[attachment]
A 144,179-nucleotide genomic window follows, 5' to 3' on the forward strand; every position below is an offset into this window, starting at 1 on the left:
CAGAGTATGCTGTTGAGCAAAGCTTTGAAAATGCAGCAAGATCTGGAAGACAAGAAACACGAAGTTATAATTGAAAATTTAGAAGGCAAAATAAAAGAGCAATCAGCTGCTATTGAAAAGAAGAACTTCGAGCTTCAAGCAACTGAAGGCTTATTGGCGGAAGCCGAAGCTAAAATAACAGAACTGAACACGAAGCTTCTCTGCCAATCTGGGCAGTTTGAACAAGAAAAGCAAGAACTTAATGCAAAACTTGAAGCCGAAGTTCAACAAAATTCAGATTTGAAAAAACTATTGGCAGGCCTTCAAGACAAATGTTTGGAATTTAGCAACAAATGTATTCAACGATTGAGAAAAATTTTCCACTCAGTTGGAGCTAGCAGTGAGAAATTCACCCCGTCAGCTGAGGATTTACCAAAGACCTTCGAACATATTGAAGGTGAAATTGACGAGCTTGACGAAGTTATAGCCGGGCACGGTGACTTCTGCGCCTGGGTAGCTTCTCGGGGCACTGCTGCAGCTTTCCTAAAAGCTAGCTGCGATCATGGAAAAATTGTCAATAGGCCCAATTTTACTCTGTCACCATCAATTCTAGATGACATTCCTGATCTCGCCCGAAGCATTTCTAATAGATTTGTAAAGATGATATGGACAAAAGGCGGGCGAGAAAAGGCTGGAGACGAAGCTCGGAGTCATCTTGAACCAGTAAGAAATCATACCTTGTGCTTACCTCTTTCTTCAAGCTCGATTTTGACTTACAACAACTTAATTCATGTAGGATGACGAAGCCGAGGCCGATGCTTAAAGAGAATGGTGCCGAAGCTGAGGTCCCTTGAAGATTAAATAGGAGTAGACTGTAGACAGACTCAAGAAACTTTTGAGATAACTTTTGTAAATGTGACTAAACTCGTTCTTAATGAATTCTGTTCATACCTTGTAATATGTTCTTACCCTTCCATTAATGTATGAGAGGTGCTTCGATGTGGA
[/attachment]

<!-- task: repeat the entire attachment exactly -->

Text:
A 144,179-nucleotide genomic window follows, 5' to 3' on the forward strand; every position below is an offset into this window, starting at 1 on the left:
CAGAGTATGCTGTTGAGCAAAGCTTTGAAAATGCAGCAAGATCTGGAAGACAAGAAACACGAAGTTATAATTGAAAATTTAGAAGGCAAAATAAAAGAGCAATCAGCTGCTATTGAAAAGAAGAACTTCGAGCTTCAAGCAACTGAAGGCTTATTGGCGGAAGCCGAAGCTAAAATAACAGAACTGAACACGAAGCTTCTCTGCCAATCTGGGCAGTTTGAACAAGAAAAGCAAGAACTTAATGCAAAACTTGAAGCCGAAGTTCAACAAAATTCAGATTTGAAAAAACTATTGGCAGGCCTTCAAGACAAATGTTTGGAATTTAGCAACAAATGTATTCAACGATTGAGAAAAATTTTCCACTCAGTTGGAGCTAGCAGTGAGAAATTCACCCCGTCAGCTGAGGATTTACCAAAGACCTTCGAACATATTGAAGGTGAAATTGACGAGCTTGACGAAGTTATAGCCGGGCACGGTGACTTCTGCGCCTGGGTAGCTTCTCGGGGCACTGCTGCAGCTTTCCTAAAAGCTAGCTGCGATCATGGAAAAATTGTCAATAGGCCCAATTTTACTCTGTCACCATCAATTCTAGATGACATTCCTGATCTCGCCCGAAGCATTTCTAATAGATTTGTAAAGATGATATGGACAAAAGGCGGGCGAGAAAAGGCTGGAGACGAAGCTCGGAGTCATCTTGAACCAGTAAGAAATCATACCTTGTGCTTACCTCTTTCTTCAAGCTCGATTTTGACTTACAACAACTTAATTCATGTAGGATGACGAAGCCGAGGCCGATGCTTAAAGAGAATGGTGCCGAAGCTGAGGTCCCTTGAAGATTAAATAGGAGTAGACTGTAGACAGACTCAAGAAACTTTTGAGATAACTTTTGTAAATGTGACTAAACTCGTTCTTAATGAATTCTGTTCATACCTTGTAATATGTTCTTACCCTTCCATTAATGTATGAGAGGTGCTTCGATGTGGA